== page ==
The Choosing Wisely® initiative is a recent partnership between the ABIM (American Board of Internal Medicine Foundation) and Consumer Reports whose aim is to help encourage “physicians, patients and other health care stakeholders to think and talk about medical tests and procedures that may be unnecessary, and in some instances can cause harm.” A comprehensive (and sometimes comfortably overlapping) list of 45 common tests and procedures was compiled by nine specialty societies representing 374,000 United States physicians. Each list, titled Five Things Physicians and Patients Should Question, identifies five tests or procedures commonly used in each specialty field whose necessity should be questioned and discussed; the lists are intended to stimulate patient-doctor conversations in order to improve care and eliminate unnecessary patient procedures. Essentially, then, Choosing Wisely is calling for health care providers to limit the use of these procedures where possible. This reduces patient discomfort, saves money and time all the way around, and encourages a more effective use of health care resources.
Sounds easy enough, right?
Well, there are a host of doctors who are balking at the notion of this plan. Dr. Gilbert Ross of the American Council on Science and Health is skeptical of the guidelines, and believes that “…few cases are amenable to such simplistic prospective analyses.” He says, “Also, patients often demand particular tests, and these requests are often difficult to ignore.”
A host of other critics are also wary of this initiative, saying that limiting procedures is tantamount to ‘healthcare rationing’. “This kind of one-size-fits-all approach can be a real detriment to good care,” says Dr. Eric Topol, chief academic officer of Scripps Health.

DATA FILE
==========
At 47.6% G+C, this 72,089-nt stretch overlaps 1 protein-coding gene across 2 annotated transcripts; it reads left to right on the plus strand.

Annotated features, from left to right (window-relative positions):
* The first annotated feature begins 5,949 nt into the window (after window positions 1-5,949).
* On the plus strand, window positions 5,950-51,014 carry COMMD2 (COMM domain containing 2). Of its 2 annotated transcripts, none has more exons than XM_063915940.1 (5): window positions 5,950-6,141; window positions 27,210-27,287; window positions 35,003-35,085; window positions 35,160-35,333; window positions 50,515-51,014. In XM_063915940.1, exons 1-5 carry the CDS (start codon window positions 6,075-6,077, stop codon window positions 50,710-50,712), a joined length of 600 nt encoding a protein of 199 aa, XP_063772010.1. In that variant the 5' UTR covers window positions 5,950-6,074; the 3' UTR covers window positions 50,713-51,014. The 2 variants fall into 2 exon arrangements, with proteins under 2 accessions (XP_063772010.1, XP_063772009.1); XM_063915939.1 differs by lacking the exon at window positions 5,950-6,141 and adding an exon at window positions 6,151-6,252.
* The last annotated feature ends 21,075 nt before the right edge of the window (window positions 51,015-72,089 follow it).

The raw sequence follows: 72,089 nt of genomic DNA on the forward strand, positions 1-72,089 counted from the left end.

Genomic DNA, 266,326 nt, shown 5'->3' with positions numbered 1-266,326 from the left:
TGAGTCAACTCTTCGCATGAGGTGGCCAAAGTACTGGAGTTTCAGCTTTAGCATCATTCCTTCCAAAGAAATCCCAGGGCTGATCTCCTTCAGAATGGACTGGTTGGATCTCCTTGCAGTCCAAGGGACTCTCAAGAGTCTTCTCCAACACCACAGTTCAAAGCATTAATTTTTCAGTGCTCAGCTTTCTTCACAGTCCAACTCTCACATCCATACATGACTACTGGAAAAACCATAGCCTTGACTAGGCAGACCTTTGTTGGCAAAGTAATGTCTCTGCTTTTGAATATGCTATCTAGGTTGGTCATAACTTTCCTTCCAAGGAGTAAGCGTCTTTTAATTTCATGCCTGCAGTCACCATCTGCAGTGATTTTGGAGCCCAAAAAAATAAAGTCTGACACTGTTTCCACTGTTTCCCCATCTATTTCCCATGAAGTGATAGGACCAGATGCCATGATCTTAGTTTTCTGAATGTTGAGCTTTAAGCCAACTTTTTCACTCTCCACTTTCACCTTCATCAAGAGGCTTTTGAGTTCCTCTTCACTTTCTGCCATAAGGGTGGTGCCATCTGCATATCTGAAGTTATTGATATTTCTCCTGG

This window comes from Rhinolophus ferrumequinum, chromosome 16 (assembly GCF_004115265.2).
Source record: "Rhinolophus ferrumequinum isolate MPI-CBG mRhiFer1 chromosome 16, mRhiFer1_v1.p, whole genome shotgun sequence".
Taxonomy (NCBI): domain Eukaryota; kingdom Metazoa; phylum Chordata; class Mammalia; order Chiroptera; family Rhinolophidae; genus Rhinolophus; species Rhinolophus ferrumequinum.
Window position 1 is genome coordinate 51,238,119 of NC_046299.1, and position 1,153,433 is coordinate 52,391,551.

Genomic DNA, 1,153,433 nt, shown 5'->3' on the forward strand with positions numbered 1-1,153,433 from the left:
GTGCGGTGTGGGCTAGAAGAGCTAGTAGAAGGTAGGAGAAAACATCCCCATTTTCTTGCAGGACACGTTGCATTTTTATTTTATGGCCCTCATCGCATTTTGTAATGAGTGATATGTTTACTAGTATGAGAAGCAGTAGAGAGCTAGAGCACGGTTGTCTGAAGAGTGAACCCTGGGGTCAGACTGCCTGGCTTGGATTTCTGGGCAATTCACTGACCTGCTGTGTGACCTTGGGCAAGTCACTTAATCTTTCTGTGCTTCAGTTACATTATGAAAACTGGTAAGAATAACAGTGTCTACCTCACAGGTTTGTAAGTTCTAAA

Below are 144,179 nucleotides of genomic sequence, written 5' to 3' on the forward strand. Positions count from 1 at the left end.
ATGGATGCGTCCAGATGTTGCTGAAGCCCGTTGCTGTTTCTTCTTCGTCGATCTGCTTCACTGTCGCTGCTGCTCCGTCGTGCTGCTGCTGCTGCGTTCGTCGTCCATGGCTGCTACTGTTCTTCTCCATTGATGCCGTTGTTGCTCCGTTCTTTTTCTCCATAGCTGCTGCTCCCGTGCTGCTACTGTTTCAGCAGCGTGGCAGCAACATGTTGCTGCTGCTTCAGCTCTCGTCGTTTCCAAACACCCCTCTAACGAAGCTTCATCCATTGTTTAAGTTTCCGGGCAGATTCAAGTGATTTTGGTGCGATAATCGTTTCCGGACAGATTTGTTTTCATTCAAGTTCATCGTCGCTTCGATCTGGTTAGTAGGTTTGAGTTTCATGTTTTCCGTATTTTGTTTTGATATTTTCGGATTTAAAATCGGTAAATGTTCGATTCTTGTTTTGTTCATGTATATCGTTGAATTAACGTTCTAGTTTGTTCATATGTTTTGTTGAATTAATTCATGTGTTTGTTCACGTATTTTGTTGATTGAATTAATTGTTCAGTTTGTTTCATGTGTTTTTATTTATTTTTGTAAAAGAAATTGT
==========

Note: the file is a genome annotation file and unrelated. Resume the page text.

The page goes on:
There is a contingent of voices around this issue that say the part of the problem is doctors who practice ‘defensive medicine’, wherein doctors order extensive testing to avoid malpractice lawsuits.
There are doctors who strongly disagree and enthusiastically embrace the Choosing Wisely guidelines, believing them to be an idea whose time has come. Dr. Kelly B. Thrasher, a primary care internist right here in Atlanta, is one such proponent. A couple of weeks ago she weighed in with her opinion via the AJC, calling overtesting a ‘red herring’ that distracts from the real issues at hand:
“I recently ordered a CT scan for a healthy 41-year-old male patient complaining of abdominal cramping. He was not experiencing fever, chills, diarrhea or vomiting, but he was losing weight and feeling generally fatigued.
“Many would think a $2,000 CT scan would be an unnecessary test for a patient who likely had a ‘stomach bug.’ But this time it showed multiple areas of infection and diseased intestines due to a previously ruptured colon. He was sent for emergency surgery, which saved his life.
“I did not order this test out of fear of a lawsuit, but rather due to clinical intuition arising out of a strong physician-patient relationship.”
In her declaration of support for Choosing Wisely, she upbraids those special interest groups that would detract from the initiative by claiming that doctors run unnecessary tests to avoid lawsuits. “Defensive medicine’ provides a convenient distraction from the real issues that plague our health care system….costs have not been reliably measured. Existing surveys often rely on narrow surveys of doctors with biased wording and low response rates to bolster their claims.”